I know, I know, my dentist and my doctor make a lot more money.  I am not looking at this situation from a monetary perspective.  I am looking at social standing.  I believe I have equal social standing with my dentist and doctor. (They might think I have inferior social standing to theirs.)  I always thought my hair stylist had equal social standing with me.  But whenever I give her extra money for doing her job, I feel more like a patron providing extra funds to a begging servant.

I don’t mind tipping a waitress or waiter, probably because that kind of tipping is so long established. Also, I remember when I worked as a waitress for a little while between my Freshman and Sophomore years of college.  A new manager was hired.  He lowered all our wages from minimum wage, $1.80/hr to .90/hr.  He informed us the wage cut was perfectly legal as long as we made $.90/hr in tips.  He advised us to tell him if we didn’t make .$90/hr in tips and he would pay the difference. Who would admit that they were such a lousy waitress that they didn’t make $.90/hr in tips?   Now, I would check out his “legal” wage cut with the Department of Labor. 

Tipping has become ridiculous. A few weeks ago I picked up a takeout meal at a local restaurant.  My receipt advised me that a 10% tip was ____ amount, a 15% tip was _____ amount, and a 20% tip was ____ amount.  I should tip the person at the cash register for handing me my order and taking my payment?  Think again. 

It’s time to draw the line on tipping.  I am going to respect others' social standing, even if they have no respect for their own.

Sunday, September 22, 2013

Tales of Lost Treasure

post card front

Among the family lore handed down are tales of lost treasure.  The treasure was supposedly accumulated by O.A. Robertson while mining for gold. My dad said O.A. didn't trust banks and hid his money.

According to my grandfather, who was prone to stretch the truth for the sake of an interesting story, O.A. Robertson made quite a bundle mining.  Grandpa maintained that O.A. loaned big bucks to his brother's hospital in Missouri. His  brother was Dr. Duncan Robertson who founded a famous hospital. In addition, O.A. was flush enough in the pocket to vacation every winter in Arkansas my grandfather told Dad.

O.A. Robertson and Jenni Johnson Robertson
The attached photos of post cards I found in my grandfather's papers are from O.A. Robertson.  They are written to Jenni Johnson,  his second wife.  The writing indicates that O.A. was sick.  I don't know if he became sick on his vacation or if the hotel catered to men recovering from illnesses. It seems odd that a chance visitor would have his picture taken in front of a hotel, so I am wondering if O.A. stayed at the Jefferson Hotel to recuperate from something.

Evidently O.A. recovered from his illness, because he later married Jennie Johnson.  My Dad stated that when O.A. died in June of 1926, he sent for grandpa, O.D. Robertson, to come to his deathbed.  O.A's  purpose in sending for his son was to reveal the whereabouts of the treasure.  O.D. almost killed his horse trying to get there before his dad passed away but didn't make it in time.

According to the story, O.A.'s second wife went to Missouri after his death to collect on the loans, but they were too old. Jennie must have been informed on the location of the treasure because she traveled the world after her husband's death, Dad said. Whatever the truth may be, it does make an interesting story.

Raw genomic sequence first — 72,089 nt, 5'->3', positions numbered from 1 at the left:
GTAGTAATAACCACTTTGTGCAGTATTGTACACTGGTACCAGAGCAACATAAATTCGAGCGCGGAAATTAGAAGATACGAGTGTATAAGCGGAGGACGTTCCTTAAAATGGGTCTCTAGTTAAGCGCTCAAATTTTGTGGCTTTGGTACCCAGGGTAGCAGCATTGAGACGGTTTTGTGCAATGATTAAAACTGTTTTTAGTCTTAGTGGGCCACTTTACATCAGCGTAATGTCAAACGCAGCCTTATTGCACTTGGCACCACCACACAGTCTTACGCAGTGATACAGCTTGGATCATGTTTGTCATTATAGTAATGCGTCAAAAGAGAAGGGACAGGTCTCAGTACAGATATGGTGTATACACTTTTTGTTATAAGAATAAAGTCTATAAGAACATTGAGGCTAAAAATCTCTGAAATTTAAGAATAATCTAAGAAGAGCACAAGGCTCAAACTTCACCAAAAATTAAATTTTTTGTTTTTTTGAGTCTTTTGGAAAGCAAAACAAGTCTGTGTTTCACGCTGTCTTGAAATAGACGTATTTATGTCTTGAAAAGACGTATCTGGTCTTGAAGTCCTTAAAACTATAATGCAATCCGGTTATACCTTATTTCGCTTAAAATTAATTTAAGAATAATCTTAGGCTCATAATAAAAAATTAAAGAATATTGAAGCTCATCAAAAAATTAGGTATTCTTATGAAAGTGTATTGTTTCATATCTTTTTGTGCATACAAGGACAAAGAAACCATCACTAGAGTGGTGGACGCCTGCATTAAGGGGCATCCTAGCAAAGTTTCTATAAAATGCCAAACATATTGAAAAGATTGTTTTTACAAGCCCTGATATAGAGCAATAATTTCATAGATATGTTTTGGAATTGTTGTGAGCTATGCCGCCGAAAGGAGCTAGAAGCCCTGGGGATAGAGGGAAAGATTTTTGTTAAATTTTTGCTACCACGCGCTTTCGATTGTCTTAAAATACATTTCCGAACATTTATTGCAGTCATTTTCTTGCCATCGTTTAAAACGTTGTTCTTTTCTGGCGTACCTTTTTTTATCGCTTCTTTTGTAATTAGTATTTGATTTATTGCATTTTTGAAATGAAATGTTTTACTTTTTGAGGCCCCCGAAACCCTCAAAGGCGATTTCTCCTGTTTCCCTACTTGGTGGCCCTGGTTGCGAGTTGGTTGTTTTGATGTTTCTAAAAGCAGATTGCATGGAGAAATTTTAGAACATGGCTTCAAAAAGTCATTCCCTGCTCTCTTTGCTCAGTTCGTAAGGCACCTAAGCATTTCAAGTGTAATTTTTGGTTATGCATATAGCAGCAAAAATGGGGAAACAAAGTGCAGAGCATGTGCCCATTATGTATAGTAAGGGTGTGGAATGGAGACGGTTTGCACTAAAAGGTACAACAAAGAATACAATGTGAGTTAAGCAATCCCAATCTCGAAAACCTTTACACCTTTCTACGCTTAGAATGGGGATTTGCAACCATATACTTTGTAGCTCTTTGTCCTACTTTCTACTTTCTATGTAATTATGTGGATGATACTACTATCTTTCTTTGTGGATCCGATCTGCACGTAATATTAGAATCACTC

Sunday, September 15, 2013

Don't Call Me "Hon"

The old saying is, “Familiarity breeds contempt.”  Lately I’m beginning to think the reverse is the real truth: contempt breeds familiarity.  Several female sales clerks who have decided to address me as “Hon” lately have led me to this conclusion.  Either these clerks harbor an deep affection for all other female members of the human race, or they are getting their jollies annoying them.

You don’t have to be a genius to realize all this familiarity is not affectionate.  Not long a ago, a clerk at the gas station in Dubois, Idaho called me “Hon.” Then noticing my annoyed expression, she escalated to “Sweetheart.”  Clearly, this form of address is hostile.

This irritating famliarity almost never happens at the higher quality stores like the Parrot, Base Camp, or Pan Handler.  But pay for gas at the chain gas station or check out at the local big-box store and all too often a female clerk “Hons" you. Yuck.  These clerks do a great job of living up to the movie stereo-type of a low class, gum chewing kind of babe with a nasal voice and a nail file. 

The best offense is a good defense, according to my football loving husband.  So I am considering what kind of defense to use when I am inappropriately addressed. Would a direct approach be best?  I am considering asking, “What have I done to deserve such disrespect from you?”  Or perhaps, “Since I don’t know your last name, I can safely say our relationship is not that chummy.”  Maybe a reply in kind would get the point across.  Next time I hear, “Here you go, Hon,” I am considering the following responses:

“Thanks a bunch, Snookums.”
“Toodle-oo, Poopsie.”  Or possibly,
"See you later, Lambie Pie."

After all, why should low class clerks have all the fun of irritating people?

Sunday, August 25, 2013

A Shot in the Arm

John Byrd Robertson

O. Dunc Robertson

the Millegan Country
 O.D. Robertson would have probably spent all his life working jobs that involved manual labor and the outdoors if his brother hadn't shot him in the arm.